When you create an infographic resume, you create a document that uses the elements of words, graphics, and storytelling to communicate your skills, education, and experience to the person who will be hiring you. The infographic resume is gaining the most popularity in fields that require creativity and visual thinking such as design, but expectations are also high. The concept has not gained much of a following in other fields, however.
What this means is that you should think long and hard before replacing your traditional resume with an infographic one, and that if you do go the visual route, you must be sure that everything is spot on. If you're still on-board, keep on reading. We have 5 steps you can take to build your first infographic resume.
That's right, you'll need to start with an old-fashioned text based resume. In fact, there are many resume hacks, that will work just as well with a graphical resume as they will with a traditional resume. You won't need to be as detail oriented when you write this resume, but the information needs to be complete and accurate so that you can work from it as you create the infographic.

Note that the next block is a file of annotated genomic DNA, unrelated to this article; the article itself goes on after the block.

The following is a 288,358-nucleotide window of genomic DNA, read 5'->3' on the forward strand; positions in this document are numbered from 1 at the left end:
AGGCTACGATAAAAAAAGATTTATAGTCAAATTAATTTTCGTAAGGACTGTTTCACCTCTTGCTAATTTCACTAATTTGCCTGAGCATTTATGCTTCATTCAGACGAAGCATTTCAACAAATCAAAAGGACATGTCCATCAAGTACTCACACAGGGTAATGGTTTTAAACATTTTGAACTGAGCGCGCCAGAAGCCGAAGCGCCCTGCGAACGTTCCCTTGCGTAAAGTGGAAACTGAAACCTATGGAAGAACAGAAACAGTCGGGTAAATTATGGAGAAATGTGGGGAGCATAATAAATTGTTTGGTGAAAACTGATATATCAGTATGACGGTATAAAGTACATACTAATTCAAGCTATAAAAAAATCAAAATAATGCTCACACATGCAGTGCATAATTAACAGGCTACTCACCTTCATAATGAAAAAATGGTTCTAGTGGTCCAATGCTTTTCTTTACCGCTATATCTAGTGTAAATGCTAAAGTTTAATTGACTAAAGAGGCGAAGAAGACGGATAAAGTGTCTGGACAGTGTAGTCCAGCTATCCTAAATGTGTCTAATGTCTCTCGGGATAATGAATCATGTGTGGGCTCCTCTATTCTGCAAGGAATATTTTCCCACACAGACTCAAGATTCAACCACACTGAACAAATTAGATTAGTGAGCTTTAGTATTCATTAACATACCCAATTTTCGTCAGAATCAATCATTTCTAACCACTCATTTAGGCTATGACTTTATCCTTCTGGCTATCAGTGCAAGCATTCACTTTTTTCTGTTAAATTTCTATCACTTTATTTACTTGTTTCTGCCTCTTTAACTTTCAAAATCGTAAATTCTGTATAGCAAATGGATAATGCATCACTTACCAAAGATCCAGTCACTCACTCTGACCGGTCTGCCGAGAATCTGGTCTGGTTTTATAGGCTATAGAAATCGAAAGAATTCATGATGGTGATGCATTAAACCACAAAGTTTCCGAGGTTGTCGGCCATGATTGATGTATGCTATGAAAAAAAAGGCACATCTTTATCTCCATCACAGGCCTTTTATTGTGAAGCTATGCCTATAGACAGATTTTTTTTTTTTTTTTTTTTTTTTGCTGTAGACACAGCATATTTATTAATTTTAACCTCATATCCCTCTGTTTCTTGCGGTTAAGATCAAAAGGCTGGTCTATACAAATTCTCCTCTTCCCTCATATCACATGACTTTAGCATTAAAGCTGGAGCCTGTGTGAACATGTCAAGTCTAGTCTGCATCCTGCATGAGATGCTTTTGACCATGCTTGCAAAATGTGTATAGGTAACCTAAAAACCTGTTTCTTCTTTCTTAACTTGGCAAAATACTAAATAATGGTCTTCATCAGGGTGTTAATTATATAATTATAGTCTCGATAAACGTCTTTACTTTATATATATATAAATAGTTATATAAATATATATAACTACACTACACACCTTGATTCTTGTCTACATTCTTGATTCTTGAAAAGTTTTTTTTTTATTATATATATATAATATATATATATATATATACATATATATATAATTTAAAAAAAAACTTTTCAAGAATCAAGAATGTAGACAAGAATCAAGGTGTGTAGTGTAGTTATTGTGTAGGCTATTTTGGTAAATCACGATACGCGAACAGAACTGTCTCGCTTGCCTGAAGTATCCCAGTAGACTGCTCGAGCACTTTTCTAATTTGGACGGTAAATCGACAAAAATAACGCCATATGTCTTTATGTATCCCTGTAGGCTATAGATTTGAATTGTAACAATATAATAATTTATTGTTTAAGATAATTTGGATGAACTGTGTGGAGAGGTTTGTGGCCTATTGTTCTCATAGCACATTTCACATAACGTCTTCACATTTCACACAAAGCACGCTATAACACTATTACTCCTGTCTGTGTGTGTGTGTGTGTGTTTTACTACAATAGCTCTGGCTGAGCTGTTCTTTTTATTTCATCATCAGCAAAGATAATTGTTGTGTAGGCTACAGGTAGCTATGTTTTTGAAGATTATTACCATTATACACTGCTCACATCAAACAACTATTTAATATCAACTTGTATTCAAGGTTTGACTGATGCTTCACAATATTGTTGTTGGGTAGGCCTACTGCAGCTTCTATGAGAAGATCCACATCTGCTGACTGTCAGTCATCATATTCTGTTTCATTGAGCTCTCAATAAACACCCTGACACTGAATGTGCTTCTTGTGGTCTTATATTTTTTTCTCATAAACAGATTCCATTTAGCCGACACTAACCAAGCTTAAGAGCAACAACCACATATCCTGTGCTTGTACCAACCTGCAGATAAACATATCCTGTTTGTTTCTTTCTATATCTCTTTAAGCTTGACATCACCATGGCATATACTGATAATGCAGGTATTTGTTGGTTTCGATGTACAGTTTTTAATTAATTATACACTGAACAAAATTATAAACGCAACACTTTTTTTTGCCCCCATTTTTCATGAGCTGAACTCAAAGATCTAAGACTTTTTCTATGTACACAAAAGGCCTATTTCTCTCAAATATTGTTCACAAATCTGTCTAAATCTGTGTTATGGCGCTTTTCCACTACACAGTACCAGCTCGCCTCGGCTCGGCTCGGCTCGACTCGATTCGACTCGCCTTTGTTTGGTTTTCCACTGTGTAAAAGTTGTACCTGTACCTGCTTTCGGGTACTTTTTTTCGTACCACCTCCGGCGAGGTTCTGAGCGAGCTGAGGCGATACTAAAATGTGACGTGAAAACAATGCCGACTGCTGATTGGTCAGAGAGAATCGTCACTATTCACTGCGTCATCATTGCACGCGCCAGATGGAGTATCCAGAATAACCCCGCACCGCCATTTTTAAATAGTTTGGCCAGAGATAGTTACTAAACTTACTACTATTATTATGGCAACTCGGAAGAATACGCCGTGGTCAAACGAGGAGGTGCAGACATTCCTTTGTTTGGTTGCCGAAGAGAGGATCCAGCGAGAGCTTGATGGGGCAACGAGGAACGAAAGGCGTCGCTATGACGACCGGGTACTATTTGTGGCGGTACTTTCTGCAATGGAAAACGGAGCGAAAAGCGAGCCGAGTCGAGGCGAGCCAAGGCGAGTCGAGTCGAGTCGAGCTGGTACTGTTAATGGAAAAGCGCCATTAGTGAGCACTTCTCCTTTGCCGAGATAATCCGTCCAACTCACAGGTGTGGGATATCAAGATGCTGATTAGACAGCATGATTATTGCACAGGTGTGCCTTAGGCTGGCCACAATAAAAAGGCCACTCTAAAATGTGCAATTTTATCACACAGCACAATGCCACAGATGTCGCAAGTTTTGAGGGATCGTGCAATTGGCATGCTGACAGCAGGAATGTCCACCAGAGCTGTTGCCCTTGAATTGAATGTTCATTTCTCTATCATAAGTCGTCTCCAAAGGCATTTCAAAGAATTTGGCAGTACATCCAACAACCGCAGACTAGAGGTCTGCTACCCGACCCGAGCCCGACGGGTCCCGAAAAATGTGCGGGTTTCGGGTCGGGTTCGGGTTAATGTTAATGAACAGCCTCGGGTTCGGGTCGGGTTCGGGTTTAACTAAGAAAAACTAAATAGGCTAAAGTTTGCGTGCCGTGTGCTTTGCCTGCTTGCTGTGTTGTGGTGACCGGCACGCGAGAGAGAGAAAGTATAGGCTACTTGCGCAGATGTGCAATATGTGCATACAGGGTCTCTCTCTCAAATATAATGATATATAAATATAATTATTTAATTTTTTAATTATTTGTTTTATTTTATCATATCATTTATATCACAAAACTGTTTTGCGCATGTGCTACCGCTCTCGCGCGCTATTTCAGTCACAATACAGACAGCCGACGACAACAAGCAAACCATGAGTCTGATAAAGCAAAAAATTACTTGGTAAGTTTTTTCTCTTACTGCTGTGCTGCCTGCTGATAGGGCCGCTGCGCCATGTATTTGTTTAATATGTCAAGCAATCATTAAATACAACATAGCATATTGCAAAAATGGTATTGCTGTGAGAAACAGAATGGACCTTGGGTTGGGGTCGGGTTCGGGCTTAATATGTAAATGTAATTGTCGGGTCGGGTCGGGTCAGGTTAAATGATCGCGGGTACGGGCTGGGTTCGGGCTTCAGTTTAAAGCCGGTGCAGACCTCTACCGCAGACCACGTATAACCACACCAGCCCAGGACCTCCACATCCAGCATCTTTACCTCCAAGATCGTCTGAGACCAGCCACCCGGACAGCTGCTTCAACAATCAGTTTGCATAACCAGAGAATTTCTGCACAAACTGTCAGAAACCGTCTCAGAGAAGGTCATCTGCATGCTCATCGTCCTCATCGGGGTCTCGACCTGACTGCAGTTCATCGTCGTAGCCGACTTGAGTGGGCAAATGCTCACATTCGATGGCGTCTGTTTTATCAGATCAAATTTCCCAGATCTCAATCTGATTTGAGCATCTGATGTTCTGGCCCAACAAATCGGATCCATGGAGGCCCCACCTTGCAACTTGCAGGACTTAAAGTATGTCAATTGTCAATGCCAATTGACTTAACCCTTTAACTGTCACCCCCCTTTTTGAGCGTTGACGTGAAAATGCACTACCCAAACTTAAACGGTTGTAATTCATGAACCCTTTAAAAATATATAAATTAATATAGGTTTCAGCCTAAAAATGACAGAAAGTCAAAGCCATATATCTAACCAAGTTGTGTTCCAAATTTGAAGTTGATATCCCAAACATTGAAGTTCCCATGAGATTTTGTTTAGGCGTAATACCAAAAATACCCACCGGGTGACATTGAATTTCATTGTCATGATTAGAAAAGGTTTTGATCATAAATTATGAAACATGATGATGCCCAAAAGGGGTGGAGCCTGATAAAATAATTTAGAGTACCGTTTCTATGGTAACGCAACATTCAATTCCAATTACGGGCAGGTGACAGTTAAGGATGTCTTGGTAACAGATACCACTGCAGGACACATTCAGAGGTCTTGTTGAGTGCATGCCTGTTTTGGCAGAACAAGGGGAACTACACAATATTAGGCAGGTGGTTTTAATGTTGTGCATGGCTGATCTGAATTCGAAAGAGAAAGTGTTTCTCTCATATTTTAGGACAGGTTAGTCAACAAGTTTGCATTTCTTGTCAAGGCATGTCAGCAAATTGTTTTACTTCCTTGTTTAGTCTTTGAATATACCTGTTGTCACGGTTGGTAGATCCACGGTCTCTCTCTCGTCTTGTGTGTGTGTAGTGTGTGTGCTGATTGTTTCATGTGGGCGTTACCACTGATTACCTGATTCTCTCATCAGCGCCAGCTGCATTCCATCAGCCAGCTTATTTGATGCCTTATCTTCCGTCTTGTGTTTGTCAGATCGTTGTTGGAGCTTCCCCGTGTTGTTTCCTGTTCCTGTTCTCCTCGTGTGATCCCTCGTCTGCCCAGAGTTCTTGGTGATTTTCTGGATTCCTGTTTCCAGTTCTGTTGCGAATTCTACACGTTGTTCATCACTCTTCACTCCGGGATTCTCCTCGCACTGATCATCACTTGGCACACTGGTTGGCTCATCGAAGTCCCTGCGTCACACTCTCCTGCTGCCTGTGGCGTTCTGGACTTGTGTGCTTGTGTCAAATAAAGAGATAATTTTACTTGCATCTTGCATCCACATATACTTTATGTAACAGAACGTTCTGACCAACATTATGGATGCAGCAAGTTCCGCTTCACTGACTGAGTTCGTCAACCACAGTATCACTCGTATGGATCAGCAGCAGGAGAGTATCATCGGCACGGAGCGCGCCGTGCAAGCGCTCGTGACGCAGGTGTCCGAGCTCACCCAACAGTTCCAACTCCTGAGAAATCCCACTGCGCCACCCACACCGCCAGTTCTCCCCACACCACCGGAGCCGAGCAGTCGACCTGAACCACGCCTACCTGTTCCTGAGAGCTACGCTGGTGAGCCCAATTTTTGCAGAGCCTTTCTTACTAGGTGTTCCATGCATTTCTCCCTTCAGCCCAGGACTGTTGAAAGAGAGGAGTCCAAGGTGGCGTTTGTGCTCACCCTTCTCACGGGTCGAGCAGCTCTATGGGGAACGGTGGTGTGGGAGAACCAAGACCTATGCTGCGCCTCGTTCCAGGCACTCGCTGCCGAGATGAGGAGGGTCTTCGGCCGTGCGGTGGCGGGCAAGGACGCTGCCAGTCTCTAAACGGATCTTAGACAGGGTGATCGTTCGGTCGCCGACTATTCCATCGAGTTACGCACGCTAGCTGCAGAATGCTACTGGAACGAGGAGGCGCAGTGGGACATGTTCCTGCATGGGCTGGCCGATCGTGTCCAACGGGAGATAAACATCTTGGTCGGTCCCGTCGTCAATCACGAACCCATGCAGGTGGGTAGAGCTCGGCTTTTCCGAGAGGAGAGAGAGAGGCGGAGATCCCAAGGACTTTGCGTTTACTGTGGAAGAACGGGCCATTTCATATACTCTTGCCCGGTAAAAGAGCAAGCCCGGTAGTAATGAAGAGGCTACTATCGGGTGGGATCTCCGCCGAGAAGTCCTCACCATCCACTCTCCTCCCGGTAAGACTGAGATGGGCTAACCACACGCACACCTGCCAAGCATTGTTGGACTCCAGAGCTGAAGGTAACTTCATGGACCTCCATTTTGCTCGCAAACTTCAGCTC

Unless you are an expert in graphic design, you'll need a utility to create your graphic resume or CV. There are several options available. One, vizualize.me allows you to utilize the information in your LinkedIn profile to create your resume. Other tools such as easel.ly require a bit more work on your part, but give you greater design control.
The moment that somebody accesses your infographic resume, they should be able to read and understand the document. Withing a few seconds they should be able to discern...
Graphics are wonderful. They convey in a single picture what could take dozens of words to communicate. Unfortunately, it is also very easy to misuse visual elements and creating a document that is busy, confusing, or communicates something unintended. Here are a few tips about selecting visual elements to include:
Color scheme is another visual element that many people only consider as an afterthought. This is a shame because a great color scheme can help the reader's attention exactly where you want it, and a bad color scheme can be absolutely repulsive. A monochromatic color scheme using various shades of the same color is a safe yet attractive option to take.
Now that your infographic resume is done, you must decide how you are going to get it to the intended recipients. Here are a few questions to ask yourself:
So, what do you think? Is the infographic resume an indulgent trend or a creative and compelling way to communicate your story to hiring managers? Do you have a story to tell about your experience with using visual elements in a resume or CV? Let us know in the comments.
Photo from Glassdoor
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